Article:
I almost felt a hint of sadness that the session was over. I felt close to these women, these emotional drifters. For a little while, thoughts about Jack and Sam had left me, and my feelings belonged only to these women. For the first time in a very long time, I felt connected. In this circle my loss was not bigger than I was. I was becoming part of them, and they part of me. For all the words I could not bear to speak to others, I spoke freely to these women. And the chains and shackles that still dragged behind me everywhere I went, I easily left at this door.
That night, I dreamed of my mom. She sat next to me at first, saying nothing. Then she bent down and slowly removed the shackles from my feet. She took the chains and tossed them aside. When the last lock was released, she looked up at me and said one word: “Freedom.”
“What would you say to your mom if she were here right now?” Dr. Gretchen inquired.
“I would tell her I loved her.”
“Of course you would. But what would you say to her about this secret you now know?”
I looked out the window for a minute. “I would say she deserved better than the fake circumstances of her life.”
“Anyone else like to share thoughts?” Dr. Gretchen opened her question to the circle.
“I would tell my mom to hire someone to fix the garage door. It would have been money well spent.” Ginger shrugged her shoulders as she spoke.
“I would tell my mom to leave my dad,” Ellie said.
I looked over at her, surprised. I wanted to ask her why but didn’t.
“I would tell my mom …” Sarah’s voice trailed off.
I could see the waterworks beginning to form. Ginger used her stiletto boot to slide Sarah’s purse beyond her reach.
“I would tell her I’m sorry for doing what I did. I just didn’t see any life without her.”
I noticed Ellie’s already-perfect posture straighten even more as the words slipped from Sarah’s mouth.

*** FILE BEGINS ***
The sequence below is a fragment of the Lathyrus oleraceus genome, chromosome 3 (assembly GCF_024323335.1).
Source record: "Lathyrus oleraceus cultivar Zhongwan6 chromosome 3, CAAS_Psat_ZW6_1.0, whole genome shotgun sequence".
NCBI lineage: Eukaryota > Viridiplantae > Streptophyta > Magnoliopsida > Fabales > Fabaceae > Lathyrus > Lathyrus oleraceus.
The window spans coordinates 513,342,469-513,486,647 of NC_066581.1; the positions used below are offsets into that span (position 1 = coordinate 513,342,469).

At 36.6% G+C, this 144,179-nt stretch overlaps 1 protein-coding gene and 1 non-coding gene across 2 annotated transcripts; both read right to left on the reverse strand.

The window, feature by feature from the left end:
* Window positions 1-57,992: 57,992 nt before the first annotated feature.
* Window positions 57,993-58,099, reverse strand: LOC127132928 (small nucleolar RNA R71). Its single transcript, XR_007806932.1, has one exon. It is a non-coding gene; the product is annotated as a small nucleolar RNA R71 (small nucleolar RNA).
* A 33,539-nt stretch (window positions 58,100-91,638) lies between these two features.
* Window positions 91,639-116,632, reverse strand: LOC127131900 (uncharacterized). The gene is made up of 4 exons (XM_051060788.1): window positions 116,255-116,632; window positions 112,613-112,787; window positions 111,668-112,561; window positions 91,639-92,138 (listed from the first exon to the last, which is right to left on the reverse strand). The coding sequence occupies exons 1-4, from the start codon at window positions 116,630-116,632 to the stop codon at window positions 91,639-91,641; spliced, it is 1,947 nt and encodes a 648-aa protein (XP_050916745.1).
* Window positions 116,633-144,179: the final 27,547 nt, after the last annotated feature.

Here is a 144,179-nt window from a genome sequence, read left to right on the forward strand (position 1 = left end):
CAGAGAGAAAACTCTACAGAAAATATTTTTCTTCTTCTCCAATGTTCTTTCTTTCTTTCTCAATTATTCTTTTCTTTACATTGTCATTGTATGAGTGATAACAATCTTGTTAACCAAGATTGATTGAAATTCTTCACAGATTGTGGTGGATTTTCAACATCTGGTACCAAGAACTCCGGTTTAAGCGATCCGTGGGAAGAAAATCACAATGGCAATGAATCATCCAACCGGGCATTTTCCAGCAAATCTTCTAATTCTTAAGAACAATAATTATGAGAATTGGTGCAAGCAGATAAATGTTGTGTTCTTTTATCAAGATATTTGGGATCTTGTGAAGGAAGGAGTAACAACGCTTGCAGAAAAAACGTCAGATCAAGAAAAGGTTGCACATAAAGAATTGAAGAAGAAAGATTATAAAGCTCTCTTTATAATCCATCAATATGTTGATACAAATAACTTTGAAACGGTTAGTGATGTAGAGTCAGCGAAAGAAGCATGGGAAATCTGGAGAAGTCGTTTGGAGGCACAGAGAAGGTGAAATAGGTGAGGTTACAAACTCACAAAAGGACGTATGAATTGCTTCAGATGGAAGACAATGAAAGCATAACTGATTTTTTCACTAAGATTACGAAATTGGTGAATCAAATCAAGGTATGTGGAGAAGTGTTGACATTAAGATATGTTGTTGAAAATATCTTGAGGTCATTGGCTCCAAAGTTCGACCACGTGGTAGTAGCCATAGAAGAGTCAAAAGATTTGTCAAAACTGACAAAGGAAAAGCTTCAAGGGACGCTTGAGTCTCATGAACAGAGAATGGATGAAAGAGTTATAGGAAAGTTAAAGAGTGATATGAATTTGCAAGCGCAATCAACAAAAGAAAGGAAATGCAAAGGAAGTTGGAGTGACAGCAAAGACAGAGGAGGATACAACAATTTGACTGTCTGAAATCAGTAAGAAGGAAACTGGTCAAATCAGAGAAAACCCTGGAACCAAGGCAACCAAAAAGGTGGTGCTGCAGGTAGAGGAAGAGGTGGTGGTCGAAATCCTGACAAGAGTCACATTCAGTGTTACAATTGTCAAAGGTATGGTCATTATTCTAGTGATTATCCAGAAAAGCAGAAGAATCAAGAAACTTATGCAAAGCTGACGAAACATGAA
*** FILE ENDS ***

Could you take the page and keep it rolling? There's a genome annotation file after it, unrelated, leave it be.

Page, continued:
“What did you do?” Ginger’s voice was filled with concern.
“I took some pills.” Sarah’s head dropped in shame.
“Sleeping pills?” Ellie asked.
“Diet pills.” The room was silent. “All I got was diarrhea.”
“Why did you take diet pills?” Mindy asked.
“It was either diet pills or gas pills. I thought maybe the diet pills would work better.”
“I’m not really sure any pills would be the right choice, Sarah, ya know?” Ginger used a long red fingernail to adjust one of her eyelashes.
“Tell us about your life now, Sarah,” said Dr. Gretchen, trying to break through to Sarah.
“What life?” Sarah sounded defeated.
I looked down, sad for her, wondering when her life had become nothing to her.
“Well, what did you do yesterday?”
“I worked, went home, ate, had sex, and went to sleep. Same thing I do almost every day.”
“Say again?” I must have misunderstood her. I thought she’d said she had sex, but she must have said “played the sax.”
“I worked, ate, had sex, and went to sleep.” Yep, that’s what she’d said. Sarah Bland was having sex, which was more than I was having.
“Does physical intimacy lessen your pain?” Dr. Gretchen asked Sarah.
She shook her head.
“Thinking sex takes away the pain is wishful thinking,” said Ellie. “It’s only an emotional mask. It never fixes the problem. It always comes back tenfold.”
I looked over at Ellie. Twice tonight she had surprised me with her comments.
“Sarah, when was the last time you felt good about something?”
Sarah looked sideways at Dr. Gretchen. “Last Friday, when I left session. It made me feel good to be here.”
“Well, that’s a start.”
Ellie slid her hands over her bangs. “Other than Jack, I’ve never really had anyone to talk to about losing my mother. No one really understood, until now. I’m not sure why I feel like I’ve known you all forever.”
“Because in a way, you have,” Ginger said. “Inside, we’re the same person. We have holes so big inside us that only someone else with the same hole gets what that feels like.”
I looked at Ginger for a long moment. She was someone else on the outside tonight, but the real her was still on the inside.
“How do you fill the hole?” Sarah asked with a glimmer of hope in her voice.
“You don’t.” Ellie’s response was clear and present. “You don’t.”
I looked at each of my circle sisters—Ellie, with her one tiny strand of hair falling out of place; Sarah, with her big brown eyes that flickered slightly when happiness found its way to her; Ginger, whose mole near her upper lip curved into a heart when she smiled; Mandie, whose sole dimple on her left cheek appeared out of nowhere; and Mindy, whose small space between her front teeth made her look girlish even though she was every bit of forty. If I needed to, I could describe every detail, down to the littlest freckle, of each of these women. And that seemingly ordinary moment became my extraordinary one.